GUATEMALA CITY (Reuters) - Guatemalan President Jimmy Morales said on Friday his government has decided not to renew the mandate of a U.N.-backed anti-graft commission that helped bring down his predecessor and also tried to have Morales impeached.
Guatemala gave the commission a year to exit the country.
Working with Guatemala’s attorney general, the International Commission Against Impunity in Guatemala (CICIG) in 2017 sought to prosecute Morales, a former comedian, over illegal financing allegations during his election campaign two years earlier.
That move followed separate CICIG graft probes into members of the president’s family. Morales tried to throw the CICIG out of the country at the time, prompting criticism at home and from the United Nations and the U.S. State Department.
That bid failed, but Morales argued the CICIG needed to leave because its members were “violating” Guatemala’s laws and “sowing judicial terror” with “selective justice.”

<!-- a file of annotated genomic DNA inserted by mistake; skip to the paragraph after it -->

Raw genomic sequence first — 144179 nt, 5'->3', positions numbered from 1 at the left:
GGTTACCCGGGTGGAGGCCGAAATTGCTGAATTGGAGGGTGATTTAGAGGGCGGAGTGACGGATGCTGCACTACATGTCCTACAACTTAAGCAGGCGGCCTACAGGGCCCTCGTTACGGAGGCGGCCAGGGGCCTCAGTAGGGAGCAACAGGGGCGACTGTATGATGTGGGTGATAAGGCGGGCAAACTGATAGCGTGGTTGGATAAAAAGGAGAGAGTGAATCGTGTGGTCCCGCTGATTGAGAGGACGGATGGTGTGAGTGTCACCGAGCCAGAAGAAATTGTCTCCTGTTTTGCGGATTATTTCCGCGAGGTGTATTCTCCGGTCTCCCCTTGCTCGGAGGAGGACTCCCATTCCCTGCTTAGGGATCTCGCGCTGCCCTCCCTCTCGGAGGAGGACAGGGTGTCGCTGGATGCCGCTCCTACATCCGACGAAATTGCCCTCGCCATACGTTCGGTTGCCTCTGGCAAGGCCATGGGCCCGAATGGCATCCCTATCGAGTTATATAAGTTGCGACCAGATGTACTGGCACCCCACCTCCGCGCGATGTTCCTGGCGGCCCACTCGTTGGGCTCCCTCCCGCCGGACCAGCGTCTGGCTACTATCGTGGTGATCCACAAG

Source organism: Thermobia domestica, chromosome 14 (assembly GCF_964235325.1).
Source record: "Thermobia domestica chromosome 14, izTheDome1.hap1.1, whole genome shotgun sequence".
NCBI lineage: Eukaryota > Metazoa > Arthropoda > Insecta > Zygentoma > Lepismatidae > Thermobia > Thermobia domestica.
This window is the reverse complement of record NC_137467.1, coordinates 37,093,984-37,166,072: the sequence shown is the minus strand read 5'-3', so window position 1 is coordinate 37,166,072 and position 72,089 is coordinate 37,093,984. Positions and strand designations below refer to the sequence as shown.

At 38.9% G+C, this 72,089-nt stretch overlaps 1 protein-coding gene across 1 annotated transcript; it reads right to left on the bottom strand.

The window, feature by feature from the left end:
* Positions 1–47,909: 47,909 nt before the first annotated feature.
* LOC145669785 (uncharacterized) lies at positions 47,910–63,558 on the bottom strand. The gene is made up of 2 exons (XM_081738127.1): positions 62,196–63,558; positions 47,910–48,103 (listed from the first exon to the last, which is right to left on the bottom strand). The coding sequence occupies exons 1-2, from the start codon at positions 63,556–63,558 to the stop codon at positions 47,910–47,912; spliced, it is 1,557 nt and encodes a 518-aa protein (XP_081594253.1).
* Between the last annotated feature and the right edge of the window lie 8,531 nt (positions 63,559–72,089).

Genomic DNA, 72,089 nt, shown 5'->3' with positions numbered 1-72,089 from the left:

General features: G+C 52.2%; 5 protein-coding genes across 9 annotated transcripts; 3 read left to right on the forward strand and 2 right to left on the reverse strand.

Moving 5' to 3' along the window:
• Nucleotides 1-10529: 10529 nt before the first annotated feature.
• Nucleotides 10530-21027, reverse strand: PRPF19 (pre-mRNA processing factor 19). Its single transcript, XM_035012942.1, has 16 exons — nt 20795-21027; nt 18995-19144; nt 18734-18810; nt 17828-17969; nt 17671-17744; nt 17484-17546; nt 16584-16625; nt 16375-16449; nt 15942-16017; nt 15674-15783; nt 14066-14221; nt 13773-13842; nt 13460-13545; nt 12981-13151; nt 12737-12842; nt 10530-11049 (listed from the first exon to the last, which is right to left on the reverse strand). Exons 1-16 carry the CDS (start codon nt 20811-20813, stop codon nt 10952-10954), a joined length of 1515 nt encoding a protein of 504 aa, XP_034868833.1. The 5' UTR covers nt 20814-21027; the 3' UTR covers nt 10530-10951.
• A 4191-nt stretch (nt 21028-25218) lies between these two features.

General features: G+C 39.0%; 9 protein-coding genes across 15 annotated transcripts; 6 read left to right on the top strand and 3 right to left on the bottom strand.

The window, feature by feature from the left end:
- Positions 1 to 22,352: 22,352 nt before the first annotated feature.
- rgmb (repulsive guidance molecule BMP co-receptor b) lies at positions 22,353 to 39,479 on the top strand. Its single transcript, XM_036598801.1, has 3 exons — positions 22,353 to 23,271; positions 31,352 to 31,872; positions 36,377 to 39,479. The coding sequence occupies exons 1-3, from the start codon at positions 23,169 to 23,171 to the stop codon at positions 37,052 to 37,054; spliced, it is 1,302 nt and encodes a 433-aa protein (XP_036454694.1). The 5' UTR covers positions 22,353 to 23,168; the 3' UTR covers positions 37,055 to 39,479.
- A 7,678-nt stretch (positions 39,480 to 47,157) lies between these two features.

“We have officially notified the Secretary General of the United Nations that we will not renew the mandate of the CICIG,” Morales told a news conference in Guatemala City.
The CICIG’s mandate in Guatemala will expire on Sept. 3, 2019, said a letter Morales sent to U.N. Secretary General Antonio Guterres. The CICIG had a year to transfer technical capacities to Guatemalan authorities and withdraw, it said.
Though Congress voted not to impeach the president in 2017, Morales’ credibility was damaged due to the CICIG probe.
He has since sought to align himself more closely with the administration of U.S. President Donald Trump.
In December, Guatemala was one of a handful of nations to back Trump’s decision to move the U.S. embassy in Israel to Jerusalem in a vote at the United Nations.
Trump has also been critical of the United Nations.
Morales declared CICIG head Ivan Velasquez “persona non grata” in August 2017 and ordered him to leave Guatemala, but the nation’s top court suspended the decision.
CICIG spokesman Matias Ponce told reporters the body appreciated the support of the international community and civil society and would keep the public informed about its next steps.
Morales won office in 2015 running on a platform of honest governance after his predecessor, Otto Perez Molina, was forced to resign and was imprisoned in a multimillion-dollar graft case led by the CICIG. Perez is still in prison while on trial.
Reporting by Sofia Menchu; Writing by Anthony Esposito; Editing by Dave Graham and Matthew Lewis